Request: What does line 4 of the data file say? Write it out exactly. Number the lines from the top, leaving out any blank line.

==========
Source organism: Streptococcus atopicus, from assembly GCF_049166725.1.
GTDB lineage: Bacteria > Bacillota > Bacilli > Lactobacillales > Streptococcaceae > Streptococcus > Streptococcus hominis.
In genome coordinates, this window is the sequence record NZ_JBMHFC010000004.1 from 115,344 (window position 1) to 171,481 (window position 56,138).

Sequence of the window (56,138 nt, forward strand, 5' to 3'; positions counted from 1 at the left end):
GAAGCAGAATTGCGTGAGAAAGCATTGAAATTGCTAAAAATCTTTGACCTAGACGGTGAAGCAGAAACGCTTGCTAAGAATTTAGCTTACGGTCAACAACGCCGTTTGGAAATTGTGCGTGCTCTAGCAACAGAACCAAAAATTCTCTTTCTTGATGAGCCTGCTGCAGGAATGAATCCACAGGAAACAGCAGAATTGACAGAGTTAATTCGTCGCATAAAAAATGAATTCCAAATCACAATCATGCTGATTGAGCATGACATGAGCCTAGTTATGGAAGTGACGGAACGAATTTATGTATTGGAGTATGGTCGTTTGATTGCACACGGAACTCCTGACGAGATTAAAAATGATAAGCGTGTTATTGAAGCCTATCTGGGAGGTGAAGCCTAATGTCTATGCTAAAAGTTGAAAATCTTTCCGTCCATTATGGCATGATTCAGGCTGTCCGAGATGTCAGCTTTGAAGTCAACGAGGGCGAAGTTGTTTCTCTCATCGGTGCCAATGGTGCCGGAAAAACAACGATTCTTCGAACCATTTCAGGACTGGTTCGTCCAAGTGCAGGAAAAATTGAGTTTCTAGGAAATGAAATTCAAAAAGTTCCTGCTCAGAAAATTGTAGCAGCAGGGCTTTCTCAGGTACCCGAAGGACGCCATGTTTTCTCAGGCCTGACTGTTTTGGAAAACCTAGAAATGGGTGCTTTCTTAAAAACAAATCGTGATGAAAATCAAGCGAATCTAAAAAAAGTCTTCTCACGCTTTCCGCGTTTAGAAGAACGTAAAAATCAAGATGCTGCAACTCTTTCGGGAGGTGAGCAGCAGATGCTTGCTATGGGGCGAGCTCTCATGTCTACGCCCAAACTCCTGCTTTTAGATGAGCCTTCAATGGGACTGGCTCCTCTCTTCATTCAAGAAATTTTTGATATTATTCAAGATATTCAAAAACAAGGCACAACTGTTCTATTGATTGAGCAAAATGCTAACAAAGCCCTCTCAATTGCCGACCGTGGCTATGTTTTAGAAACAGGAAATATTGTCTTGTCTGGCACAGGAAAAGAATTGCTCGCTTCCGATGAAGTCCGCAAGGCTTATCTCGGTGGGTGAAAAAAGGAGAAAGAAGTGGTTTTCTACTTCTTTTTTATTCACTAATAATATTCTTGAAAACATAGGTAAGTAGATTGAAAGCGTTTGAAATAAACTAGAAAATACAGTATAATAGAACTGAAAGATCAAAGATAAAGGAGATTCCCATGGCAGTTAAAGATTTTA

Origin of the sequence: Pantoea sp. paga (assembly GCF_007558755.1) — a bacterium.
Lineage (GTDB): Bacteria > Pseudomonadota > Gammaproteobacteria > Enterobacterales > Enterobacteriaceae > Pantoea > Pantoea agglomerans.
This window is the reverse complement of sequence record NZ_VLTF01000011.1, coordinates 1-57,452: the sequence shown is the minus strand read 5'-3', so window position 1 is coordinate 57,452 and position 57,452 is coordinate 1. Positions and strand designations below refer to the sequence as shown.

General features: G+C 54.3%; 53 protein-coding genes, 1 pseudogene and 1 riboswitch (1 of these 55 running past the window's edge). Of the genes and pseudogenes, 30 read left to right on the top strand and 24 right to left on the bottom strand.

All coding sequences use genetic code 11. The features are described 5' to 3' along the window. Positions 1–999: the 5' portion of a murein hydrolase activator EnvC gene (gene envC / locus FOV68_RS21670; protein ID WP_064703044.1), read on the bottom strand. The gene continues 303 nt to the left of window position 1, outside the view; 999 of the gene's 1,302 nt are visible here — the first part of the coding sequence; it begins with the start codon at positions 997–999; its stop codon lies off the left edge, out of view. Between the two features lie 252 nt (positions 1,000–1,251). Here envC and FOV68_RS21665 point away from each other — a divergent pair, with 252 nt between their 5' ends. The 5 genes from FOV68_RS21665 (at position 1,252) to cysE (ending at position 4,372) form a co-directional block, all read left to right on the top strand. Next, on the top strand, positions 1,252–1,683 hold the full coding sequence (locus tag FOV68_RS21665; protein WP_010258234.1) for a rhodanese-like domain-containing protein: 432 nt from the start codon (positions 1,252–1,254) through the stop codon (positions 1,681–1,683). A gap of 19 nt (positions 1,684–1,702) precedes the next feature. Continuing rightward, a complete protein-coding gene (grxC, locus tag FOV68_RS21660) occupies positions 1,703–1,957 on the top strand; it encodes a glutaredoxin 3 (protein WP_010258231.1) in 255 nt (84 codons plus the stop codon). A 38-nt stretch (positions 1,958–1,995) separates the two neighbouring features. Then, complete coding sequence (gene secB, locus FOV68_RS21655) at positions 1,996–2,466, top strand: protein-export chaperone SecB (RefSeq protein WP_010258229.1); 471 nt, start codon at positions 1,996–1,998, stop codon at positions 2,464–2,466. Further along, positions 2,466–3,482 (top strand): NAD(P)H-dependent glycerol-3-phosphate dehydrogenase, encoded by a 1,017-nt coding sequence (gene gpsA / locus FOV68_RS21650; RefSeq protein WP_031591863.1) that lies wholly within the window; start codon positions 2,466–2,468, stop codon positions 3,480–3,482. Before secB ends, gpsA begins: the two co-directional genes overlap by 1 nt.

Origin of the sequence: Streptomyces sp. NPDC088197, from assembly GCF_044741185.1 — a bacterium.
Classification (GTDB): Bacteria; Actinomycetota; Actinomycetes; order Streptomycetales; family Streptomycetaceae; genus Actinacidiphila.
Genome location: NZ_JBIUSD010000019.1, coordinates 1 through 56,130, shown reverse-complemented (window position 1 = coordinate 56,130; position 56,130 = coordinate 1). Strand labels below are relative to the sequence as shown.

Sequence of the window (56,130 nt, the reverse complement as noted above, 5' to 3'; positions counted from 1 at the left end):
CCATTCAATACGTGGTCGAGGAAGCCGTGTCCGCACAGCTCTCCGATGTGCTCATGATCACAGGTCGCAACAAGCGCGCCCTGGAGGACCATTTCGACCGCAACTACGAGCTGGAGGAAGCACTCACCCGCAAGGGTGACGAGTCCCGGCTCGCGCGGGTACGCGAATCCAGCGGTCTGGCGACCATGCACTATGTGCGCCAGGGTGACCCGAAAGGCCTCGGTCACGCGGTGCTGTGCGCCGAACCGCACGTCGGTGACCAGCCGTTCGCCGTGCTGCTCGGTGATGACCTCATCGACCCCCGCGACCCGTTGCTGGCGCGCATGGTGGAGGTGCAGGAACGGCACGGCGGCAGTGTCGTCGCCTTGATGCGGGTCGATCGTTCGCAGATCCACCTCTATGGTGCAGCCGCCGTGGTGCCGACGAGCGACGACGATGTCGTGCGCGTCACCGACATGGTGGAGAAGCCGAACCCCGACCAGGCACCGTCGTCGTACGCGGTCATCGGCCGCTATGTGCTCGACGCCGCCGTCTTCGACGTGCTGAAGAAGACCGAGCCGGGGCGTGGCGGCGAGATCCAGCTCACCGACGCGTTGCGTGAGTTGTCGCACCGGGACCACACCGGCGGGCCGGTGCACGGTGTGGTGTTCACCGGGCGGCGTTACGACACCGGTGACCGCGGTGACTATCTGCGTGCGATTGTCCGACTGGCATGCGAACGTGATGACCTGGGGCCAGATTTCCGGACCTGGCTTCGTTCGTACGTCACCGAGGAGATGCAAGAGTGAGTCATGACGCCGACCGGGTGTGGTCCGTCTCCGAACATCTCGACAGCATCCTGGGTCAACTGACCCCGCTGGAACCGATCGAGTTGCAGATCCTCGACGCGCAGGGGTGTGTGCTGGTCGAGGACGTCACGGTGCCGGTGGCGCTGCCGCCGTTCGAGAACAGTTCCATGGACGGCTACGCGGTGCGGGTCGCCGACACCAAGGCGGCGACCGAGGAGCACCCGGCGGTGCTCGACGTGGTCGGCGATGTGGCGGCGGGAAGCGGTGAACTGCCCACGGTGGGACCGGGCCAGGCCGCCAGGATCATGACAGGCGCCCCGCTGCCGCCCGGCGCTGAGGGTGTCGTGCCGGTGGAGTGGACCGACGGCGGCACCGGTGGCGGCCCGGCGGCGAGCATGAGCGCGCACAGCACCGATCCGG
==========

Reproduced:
Sequence of the window (56,138 nt, forward strand, 5' to 3'; positions counted from 1 at the left end):